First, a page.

Margret Trilli Shares Her Superpower

Prominent Impact Investor Teaches Us How to Master Strategy Development and Implementation

  
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The following text, related to this podcast episode, is a sample chapter from my new book Superpowers for Good. Get your copy today.

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Devin: What is your superpower, Margret?

Margret: One of my core values is being modest and humble. So, the way your question is framed is difficult for me. That said, I have been told by colleagues that I am a visionary and strategic leader.

But I also really enjoy the execution. My strategies tend to always incorporate what's feasible, and they always extend through execution. I enjoy making the strategy come alive. I've spent times in my career where I was doing only one or only the other. And what surprised me is that when I was the head of strategy for an organization, I missed the execution. Not a lot of people like both. I do.

You can watch the full interview with Margret here: margret.s4g.biz.

Margret Trilli, the CEO of ImpactAssets, has helped accelerate the growth of the nonprofit impact investment company since she joined in the fall of 2018, tripling the assets. She has also led the dramatic expansion of giving.

During the COVID-19 pandemic, grants reached $200 million. At the same time, the organization made impact investments of the same scale, meaning that ImpactAssets deployed a total of $400 million for good during the crisis.

One example of an investment made by ImpactAssets was a $12 million fund created for microloans for smallholder farmers and entrepreneurs. The program ultimately made $63 million in loans to almost 1 million individuals by revolving the capital as borrowers repaid their loans. The funds were effectively recycled more than five times.

That $12 million fund is a powerful example of the difference made by the $1.5 billion Margret manages at ImpactAssets. It drives change for good and provides investors with a financial return.

Margret sees how her ability to develop strategy and execute the implementation successfully helps her drive more good. She can now create strategies that the organization can implement readily, moving quickly from ideation to impact.

She started her career on the execution side and loved it. She can see how to make things work considering the constraints, challenges and issues that her colleagues raise and addressing them.

You can learn to do the same.

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How to Develop Strategy Development and Implementation as a Superpower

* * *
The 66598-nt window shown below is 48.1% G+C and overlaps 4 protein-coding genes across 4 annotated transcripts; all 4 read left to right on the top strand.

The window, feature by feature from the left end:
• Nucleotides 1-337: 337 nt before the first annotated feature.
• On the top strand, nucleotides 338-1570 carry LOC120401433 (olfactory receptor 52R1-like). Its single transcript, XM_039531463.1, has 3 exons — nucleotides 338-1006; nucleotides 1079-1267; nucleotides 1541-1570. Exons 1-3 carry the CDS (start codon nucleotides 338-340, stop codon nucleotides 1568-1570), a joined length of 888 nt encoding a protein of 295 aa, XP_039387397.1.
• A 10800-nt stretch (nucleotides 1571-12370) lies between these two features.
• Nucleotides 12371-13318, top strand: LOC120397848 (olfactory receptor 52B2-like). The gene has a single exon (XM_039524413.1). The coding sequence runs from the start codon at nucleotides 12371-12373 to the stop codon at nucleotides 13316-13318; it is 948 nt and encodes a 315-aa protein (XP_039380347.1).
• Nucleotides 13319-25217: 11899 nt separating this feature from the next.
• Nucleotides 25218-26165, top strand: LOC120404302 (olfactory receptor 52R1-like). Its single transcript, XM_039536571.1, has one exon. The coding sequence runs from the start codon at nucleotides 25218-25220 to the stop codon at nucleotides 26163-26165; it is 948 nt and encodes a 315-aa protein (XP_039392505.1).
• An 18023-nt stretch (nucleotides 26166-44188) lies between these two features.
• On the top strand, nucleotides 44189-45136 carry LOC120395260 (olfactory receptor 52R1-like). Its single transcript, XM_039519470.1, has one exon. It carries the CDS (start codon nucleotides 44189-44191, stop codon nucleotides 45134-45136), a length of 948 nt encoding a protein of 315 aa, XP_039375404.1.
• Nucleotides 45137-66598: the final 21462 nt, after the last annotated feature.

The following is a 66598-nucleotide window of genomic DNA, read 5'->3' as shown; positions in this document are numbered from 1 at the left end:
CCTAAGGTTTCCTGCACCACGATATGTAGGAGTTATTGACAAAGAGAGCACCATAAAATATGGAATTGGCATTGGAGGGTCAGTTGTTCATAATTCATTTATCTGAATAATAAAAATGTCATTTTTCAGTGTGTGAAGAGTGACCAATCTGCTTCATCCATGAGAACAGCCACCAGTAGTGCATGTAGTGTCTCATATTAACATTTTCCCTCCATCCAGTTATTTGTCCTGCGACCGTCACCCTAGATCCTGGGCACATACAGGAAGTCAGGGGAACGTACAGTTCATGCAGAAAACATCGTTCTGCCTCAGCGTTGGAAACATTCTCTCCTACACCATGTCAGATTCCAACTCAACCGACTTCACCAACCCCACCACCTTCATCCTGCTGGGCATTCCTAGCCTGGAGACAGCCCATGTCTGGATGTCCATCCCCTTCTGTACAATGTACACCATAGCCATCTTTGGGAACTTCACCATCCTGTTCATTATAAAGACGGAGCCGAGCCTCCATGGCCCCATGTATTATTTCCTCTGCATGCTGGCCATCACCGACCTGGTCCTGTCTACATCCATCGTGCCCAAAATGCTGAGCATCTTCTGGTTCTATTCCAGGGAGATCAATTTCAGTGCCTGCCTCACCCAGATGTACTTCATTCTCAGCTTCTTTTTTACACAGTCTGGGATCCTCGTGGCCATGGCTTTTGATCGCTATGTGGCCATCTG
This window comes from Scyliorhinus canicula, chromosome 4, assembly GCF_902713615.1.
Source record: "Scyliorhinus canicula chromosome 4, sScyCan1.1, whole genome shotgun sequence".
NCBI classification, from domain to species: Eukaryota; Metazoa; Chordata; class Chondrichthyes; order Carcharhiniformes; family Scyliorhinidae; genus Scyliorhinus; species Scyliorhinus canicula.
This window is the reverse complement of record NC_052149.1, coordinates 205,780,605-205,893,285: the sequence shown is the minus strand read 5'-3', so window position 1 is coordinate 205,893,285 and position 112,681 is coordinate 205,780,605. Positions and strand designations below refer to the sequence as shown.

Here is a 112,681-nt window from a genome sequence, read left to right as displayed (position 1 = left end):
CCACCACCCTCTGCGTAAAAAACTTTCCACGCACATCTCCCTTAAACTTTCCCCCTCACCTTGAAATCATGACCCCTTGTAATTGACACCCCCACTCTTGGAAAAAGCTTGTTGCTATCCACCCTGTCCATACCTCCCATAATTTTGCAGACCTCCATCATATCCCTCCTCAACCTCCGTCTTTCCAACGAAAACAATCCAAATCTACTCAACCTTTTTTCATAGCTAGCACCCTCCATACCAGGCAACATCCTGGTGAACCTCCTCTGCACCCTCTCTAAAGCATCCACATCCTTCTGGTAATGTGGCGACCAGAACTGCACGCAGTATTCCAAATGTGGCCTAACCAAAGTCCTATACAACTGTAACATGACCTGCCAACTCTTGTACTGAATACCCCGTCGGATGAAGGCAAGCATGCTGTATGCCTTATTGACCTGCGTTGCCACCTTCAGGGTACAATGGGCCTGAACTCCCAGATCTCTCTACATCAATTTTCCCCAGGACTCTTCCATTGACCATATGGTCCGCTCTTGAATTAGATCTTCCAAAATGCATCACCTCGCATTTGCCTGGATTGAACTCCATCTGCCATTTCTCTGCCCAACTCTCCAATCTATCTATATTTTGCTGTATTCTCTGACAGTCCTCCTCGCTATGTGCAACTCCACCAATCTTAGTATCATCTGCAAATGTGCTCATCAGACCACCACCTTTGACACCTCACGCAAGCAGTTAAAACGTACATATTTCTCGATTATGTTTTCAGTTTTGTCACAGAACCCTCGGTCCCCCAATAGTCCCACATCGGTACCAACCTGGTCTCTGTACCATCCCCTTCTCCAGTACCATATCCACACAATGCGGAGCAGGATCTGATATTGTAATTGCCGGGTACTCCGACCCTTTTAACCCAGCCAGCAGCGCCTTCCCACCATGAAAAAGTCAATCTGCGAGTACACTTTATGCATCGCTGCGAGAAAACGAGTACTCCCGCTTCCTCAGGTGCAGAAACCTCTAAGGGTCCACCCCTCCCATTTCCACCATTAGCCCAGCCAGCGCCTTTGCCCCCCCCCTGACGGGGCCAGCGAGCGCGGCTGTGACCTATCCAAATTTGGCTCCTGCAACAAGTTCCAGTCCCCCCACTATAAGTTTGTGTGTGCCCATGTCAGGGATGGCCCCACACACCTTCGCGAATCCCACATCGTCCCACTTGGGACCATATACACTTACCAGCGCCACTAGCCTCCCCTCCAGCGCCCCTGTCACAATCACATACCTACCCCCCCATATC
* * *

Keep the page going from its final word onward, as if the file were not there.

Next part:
Margret joined me for a follow-up interview to discuss how you can learn to emulate her, making strategy development and implementation your superpower. You can watch that second interview here: margret2.s4g.biz. [The podcast associated with this post is the audio from this second interview.]

She points out that many books are available to help you learn to think more strategically and execute more effectively. She encourages aspiring leaders to look for opportunities to work on both sides, spending time developing strength in both disciplines.

She offers additional insights to help people on each side to develop a greater understanding of the other side.

Those working on the strategy side, such as people who do or have done management consulting with a mandate to develop strategic plans, can develop execution chops using skills they already have. If you’re in this group, look at how you can break down a strategy that may start with a big, hairy audacious goal (BHAG from Jim Collins’ Good to Great) into smaller chunks.

As you work down into the details, more of what you’ll need to address is operational. The more you think about the operational nuances, the better you’ll execute on implementation when you have that opportunity.

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She adds that it is vital for folks on the strategic side to respect the role of people doing the implementation. Their functions are critical. You may be tempted to scoff at the part of the corporate attorney, but by considering their concerns early in the process, you can accelerate and improve implementation. This is true across the organization. Consider as many of the functional issues as early in the process as possible.

On the other side, folks doing the crucial work of the company day in and day out may feel a desire for more strategic opportunities. Margret notes that everyone has opportunities to build those strategic muscles.

First, recognize that you are likely already doing some strategic work. Anytime you are revising a process or planning an event, you are strategic. By looking for ways to achieve something new or improve outcomes, you’re thinking about how inputs lead to results. That’s strategy.

Second, she says you can build your capacity to be strategic by intentionally using your growing strategic power to improve further the work you manage. By involving other people in your strategic initiatives, you build on your capacity.

Ultimately, whether you are coming from the strategic or operational side of the organization, you can strengthen your other abilities to become effective on both. Not everyone will achieve the mastery that Margret has. But by improving your ability to understand and do work across the strategy-implementation spectrum, you gain more capacity for having impact.

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